Turmoil in Taliban

The new emir of the 'Islamic Emirate' faces resistance

Turmoil in Taliban
As Taliban leaders bicker over the future of their movement after the dramatic revelation that their founder and emir Mullah Muhammad Omar has died, a splinter group has further muddied the waters with the allegation that the charismatic but reclusive leader was killed by his successor Mullah Akhtar Mansoor.

“After sidelining Mullah Omar in 2010, Mullah Akhtar Mansoor became the de facto leader of the movement,” says Qari Hamza, the spokesman for Fidai Mahaz, or the Suicide Front. “No one had access to the emir apart from him and his cronies, and they did not consult him in their decision making. He poisoned Mullah Omar in 2013, but continued to give out statements in his name.”

The Taliban, who call themselves the Islamic Emirate of Afghanistan, deny the allegation, and say Mullah Omar had died because of an illness recently.

He poisoned Mullah Omar in 2013

Fidai Mahaz, which does not support the Taliban’s peace talks with Kabul, was formed by Omar Khitab, a senior Taliban commander who left the ‘Islamic Emirate’ because he was against opening a Taliban office in Qatar. He was a close friend of Mullah Dadullah Akhund, a senior Taliban military commander who was killed by US and British forces in 2007. Omar Khitab had been a part of the Taliban since its rise in the 1990s, and was with Dadullah in the battle of Mazaar Sharif, when US troops were airlifted into the area in November 2001. There were rumors about his capture during the battle, but he escaped. With a belief in an eternal jihad, the Fidai Mahaz claims it has presence in the entire Afghanistan.

According to Qari Hamza, Mullah Omar had lost contact with the rest of the Taliban in 2010. When Mullah Baradar, then deputy leader of the Afghan Talibam was captured in Pakistan that year, Mullah Omar released an audio message condemning the Taliban for crossing over to Pakistan. “It was his last genuine audio message,” he says.

Then, he alleges, Mullah Akhtar Mansoor, Mullah Tayyeb Agha (the former head of Taliban’s political Shura), Mullah Gul Agha (former security in-charge of Mullah Omar), and Mullah Abdul Aziz conspired to seize power and began running the affairs of the movement. “They delivered fake messages to the Rahbari Shura” and “misused their power”, he claims.
"He will have to devolve his power"

Mullah Omar had never agreed to opening a liaison office in Qatar, says the Fidai Mahaz spokesman. After the heated debates that followed, they made a plan to assassinate him. “Mullah Omar was ill and used to take medicine. They replaced some of it with poison,” alleges Qari Hamza. “He died one week after taking it.”

Taliban’s media wing says Mullah Omar did not die until July 2015. “He became ill some time ago,” says a statement. “The illness intensified, and in two weeks he passed away.”

The Fidai Mahaz says Mullah Akhtar Mansoor appointed his aides on key positions in the Taliban, killed the fighters who were against his policies, and even collaborated with the Afghan intelligence and Iran against ISIS fighters in Afghanistan. The group says Mullah Akhtar Mansoor will soon be removed, and a group of 300 clerics is looking into the matter. “He cannot survive as the Taliban chief,” says Qari Hamza. “Taliban fighters cannot trust him.”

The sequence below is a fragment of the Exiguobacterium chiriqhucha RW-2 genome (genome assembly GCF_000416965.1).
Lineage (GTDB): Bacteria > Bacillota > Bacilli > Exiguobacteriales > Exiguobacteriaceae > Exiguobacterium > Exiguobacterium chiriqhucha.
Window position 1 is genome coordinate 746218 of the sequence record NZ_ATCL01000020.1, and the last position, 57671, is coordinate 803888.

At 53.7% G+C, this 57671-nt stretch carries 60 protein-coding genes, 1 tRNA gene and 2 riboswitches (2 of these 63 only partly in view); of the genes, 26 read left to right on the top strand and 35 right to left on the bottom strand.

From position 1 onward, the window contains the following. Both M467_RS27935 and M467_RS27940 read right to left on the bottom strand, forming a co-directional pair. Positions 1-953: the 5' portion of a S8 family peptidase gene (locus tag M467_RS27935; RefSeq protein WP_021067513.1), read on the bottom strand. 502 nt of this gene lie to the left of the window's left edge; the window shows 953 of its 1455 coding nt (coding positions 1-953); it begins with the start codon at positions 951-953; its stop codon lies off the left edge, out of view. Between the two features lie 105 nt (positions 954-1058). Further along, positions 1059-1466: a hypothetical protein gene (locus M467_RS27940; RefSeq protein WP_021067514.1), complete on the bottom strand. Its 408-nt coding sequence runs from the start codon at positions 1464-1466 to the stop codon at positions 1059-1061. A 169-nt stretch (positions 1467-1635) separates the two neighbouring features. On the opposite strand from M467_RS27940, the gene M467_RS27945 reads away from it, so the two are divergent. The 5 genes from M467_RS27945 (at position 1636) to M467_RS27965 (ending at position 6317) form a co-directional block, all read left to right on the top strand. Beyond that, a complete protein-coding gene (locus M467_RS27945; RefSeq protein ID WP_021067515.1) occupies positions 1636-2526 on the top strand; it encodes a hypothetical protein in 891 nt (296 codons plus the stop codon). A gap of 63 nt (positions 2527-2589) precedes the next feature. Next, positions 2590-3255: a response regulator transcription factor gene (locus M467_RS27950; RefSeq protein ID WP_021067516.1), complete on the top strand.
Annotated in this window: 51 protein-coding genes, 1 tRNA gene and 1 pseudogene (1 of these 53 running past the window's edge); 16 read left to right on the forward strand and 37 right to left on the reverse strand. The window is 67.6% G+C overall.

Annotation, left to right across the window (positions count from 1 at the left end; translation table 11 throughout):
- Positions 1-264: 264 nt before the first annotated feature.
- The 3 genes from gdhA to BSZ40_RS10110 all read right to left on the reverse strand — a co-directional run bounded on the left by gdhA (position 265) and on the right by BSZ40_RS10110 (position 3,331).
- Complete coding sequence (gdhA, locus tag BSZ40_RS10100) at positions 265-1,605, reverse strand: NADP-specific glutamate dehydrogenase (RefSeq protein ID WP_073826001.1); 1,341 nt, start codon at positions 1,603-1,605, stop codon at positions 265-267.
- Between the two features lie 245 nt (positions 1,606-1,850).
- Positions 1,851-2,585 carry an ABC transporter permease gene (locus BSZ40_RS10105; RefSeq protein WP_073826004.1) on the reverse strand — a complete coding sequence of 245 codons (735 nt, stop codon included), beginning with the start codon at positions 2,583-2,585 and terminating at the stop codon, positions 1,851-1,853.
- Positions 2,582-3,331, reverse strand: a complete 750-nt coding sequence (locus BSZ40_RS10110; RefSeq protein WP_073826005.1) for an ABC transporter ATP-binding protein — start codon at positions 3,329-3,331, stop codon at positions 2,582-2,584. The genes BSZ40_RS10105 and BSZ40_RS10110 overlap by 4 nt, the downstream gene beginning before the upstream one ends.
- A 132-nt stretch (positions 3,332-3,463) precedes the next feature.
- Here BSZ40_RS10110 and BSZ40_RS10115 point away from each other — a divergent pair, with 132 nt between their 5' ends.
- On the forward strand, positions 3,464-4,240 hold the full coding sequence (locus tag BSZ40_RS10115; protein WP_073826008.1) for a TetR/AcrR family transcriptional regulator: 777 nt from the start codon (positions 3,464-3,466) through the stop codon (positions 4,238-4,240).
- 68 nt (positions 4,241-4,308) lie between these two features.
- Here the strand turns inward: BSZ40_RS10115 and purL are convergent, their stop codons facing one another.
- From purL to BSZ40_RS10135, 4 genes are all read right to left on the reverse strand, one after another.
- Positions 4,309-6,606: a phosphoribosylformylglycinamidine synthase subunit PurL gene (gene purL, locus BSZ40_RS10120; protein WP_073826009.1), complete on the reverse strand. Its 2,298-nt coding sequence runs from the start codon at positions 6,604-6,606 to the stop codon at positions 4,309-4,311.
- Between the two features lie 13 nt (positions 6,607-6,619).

Another splinter group, the Dadullah Mahaz, has also come out strongly against the new Taliban emir. “Many fighting commanders like me were not consulted,” said Mansoor Dadullah, the head of the group, while taking to BBC radio’s Pashto service. “He was selected by a small group of people. We request the religious leaders of the country to pick a person who is acceptable to all.” Otherwise, he said, “there are chances of further friction”.


Mansoor Dadullah is against the peace talks sponsored by Pakistan. “Taliban have always been punished because of Pakistan,” he said. “The Afghans should decide their own fate, and should not rely on those who have always deceived them.”

The Islamic Movement of Uzbekistan (IMU) has already been divided into two groups, insiders say. “Musa Aaqa, who is leading Tahir Jan Yuldashev’s group, has pledged allegiance to Mullah Mansoor,” said a source, “and Abdul Aziz Yaldiv and his companions have joined the IS.”

Agha Jan Mutasim, a former Taliban finance minister and a senior member of the Shura, has also reportedly asked Mullah Akhtar Mansoor to “step down”, saying his appointment is illegal. Abdul Manan Niazi, another senior member of the Taliban Shura, said in a statement that he would support a leader with excellent knowledge of the Islamic Shariah and Afghan values, which the new emir lacks.

Meanwhile, the official Taliban website continues to carry reports of “scholars, saints, provincial Jihadi leaders, Mujahideen, tribal elders, influential figures and ordinary locals” pledging their allegiance to the new emir. On August 9, the website featured a pledge of allegiance by famous Taliban poet Faqir Muhammad Darwaish. “Being a sincere companion of the Ameerul Momineen (Mullah Omar), he qualifies to lead the movement,” he said. Darwaish also recorded a new poem in Pashto language praising Mullah Akhtar Mansoor.

Despite the support of the Taliban propaganda machinery, noted journalist Syed Wiqas Shah believes it will be “very difficult for Mansoor to get them unite under his leadership”. Shah is a television anchor and has vast experience of reporting in Afghanistan. “He will have to devolve his powers and create new posts, such as regional emirs,” he says. “But even then, the Afghan Taliban would prefer a person stationed in Afghanistan”. A number of Afghan Taliban leaders allege that the new head of the movement is hiding in Pakistan.

Tahir Ali is an Islamabad-based journalist

Twitter: @tahirafghan